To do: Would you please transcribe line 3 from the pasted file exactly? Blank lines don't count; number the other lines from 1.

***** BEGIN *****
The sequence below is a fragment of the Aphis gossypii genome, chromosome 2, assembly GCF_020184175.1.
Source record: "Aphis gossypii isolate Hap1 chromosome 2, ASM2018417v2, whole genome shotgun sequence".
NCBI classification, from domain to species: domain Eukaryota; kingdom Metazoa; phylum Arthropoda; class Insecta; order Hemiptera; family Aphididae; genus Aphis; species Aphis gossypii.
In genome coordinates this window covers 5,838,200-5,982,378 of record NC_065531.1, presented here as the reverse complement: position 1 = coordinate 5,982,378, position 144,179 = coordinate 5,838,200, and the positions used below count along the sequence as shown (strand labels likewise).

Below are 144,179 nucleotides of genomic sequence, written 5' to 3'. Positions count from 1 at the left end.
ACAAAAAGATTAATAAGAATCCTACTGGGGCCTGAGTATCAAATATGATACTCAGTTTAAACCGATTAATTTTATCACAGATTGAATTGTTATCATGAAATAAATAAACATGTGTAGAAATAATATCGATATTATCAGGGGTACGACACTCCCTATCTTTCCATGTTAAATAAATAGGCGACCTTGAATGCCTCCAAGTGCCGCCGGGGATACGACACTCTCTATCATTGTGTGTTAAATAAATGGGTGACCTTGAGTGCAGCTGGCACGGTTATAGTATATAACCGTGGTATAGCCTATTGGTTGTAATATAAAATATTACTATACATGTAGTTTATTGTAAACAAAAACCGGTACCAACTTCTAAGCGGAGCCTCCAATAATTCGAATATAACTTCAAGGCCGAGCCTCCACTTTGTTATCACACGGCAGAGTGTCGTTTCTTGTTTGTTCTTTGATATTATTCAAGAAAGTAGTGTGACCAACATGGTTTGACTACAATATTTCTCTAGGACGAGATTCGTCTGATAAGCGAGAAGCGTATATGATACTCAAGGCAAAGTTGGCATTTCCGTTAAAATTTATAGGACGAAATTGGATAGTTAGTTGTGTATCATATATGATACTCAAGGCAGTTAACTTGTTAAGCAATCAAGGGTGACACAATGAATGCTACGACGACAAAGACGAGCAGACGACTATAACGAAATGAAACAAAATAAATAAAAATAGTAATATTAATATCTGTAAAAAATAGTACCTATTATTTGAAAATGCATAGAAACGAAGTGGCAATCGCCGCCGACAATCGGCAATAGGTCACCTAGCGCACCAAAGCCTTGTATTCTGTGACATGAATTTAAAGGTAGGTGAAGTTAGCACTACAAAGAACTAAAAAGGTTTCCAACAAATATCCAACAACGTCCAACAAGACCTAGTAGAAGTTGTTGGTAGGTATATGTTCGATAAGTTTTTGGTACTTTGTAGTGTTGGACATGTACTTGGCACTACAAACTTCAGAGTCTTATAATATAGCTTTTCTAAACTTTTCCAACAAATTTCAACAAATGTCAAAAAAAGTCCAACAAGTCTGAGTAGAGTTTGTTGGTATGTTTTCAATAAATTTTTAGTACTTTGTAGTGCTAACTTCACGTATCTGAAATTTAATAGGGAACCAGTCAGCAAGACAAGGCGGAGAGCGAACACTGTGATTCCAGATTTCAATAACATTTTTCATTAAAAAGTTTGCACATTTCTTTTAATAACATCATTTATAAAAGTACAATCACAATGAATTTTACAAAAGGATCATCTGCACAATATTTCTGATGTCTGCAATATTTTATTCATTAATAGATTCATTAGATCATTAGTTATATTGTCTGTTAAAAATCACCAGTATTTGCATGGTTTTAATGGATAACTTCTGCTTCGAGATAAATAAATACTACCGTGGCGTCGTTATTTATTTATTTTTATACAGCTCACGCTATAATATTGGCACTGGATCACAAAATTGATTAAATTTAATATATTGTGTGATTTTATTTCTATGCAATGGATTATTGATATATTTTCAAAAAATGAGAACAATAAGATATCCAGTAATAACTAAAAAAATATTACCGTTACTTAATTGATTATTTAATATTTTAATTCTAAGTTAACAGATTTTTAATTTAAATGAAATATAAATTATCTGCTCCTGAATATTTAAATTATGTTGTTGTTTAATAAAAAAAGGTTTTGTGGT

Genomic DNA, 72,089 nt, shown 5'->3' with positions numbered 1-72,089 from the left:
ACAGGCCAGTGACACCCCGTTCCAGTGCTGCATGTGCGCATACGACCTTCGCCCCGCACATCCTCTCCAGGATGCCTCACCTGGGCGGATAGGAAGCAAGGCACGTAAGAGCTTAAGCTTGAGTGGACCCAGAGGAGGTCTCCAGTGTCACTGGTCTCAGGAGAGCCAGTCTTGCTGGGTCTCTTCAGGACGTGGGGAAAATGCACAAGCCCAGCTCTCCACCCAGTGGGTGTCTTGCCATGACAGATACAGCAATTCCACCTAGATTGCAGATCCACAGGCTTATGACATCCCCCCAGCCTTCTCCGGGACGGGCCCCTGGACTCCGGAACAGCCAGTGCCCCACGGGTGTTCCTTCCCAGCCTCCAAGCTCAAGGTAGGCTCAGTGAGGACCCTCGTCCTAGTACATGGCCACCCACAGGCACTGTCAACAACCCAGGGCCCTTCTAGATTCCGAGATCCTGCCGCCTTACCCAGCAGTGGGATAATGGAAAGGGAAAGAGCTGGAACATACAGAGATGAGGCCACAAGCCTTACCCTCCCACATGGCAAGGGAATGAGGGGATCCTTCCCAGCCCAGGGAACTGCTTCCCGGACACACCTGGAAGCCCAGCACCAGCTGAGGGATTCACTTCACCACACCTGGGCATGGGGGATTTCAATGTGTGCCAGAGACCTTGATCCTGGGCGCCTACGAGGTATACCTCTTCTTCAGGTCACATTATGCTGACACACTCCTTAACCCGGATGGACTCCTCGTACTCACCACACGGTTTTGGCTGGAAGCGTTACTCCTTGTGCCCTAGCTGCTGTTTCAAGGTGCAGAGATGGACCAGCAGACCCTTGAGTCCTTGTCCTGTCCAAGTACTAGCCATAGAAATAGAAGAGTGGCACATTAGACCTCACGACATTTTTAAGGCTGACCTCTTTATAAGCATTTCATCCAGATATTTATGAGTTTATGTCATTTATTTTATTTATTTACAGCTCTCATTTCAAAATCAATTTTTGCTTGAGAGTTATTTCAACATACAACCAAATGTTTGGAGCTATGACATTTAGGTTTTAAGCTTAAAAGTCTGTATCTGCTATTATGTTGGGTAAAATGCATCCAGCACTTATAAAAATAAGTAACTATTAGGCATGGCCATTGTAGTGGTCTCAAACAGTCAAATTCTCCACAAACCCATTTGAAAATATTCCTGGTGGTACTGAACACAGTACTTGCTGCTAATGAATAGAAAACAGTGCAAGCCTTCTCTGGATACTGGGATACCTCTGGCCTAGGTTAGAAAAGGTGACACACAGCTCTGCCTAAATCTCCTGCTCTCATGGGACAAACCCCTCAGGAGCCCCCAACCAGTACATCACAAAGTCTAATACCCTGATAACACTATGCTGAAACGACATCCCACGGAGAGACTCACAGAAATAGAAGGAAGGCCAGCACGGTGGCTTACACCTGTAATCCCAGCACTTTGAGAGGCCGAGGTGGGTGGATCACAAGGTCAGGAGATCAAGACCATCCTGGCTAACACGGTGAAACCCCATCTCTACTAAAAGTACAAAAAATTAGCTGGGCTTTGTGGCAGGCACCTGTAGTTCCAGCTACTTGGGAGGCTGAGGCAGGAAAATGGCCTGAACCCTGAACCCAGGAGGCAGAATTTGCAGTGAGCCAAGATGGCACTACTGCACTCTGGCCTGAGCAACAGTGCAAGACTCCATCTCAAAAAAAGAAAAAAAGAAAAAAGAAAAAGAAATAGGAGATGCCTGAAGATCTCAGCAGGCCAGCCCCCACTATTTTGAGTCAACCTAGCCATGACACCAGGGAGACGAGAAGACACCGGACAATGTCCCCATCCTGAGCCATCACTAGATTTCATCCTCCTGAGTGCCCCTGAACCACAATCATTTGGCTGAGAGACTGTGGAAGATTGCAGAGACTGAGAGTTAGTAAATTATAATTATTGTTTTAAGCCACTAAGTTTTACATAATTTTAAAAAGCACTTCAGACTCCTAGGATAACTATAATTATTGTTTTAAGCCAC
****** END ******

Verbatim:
NCBI classification, from domain to species: domain Eukaryota; kingdom Metazoa; phylum Arthropoda; class Insecta; order Hemiptera; family Aphididae; genus Aphis; species Aphis gossypii.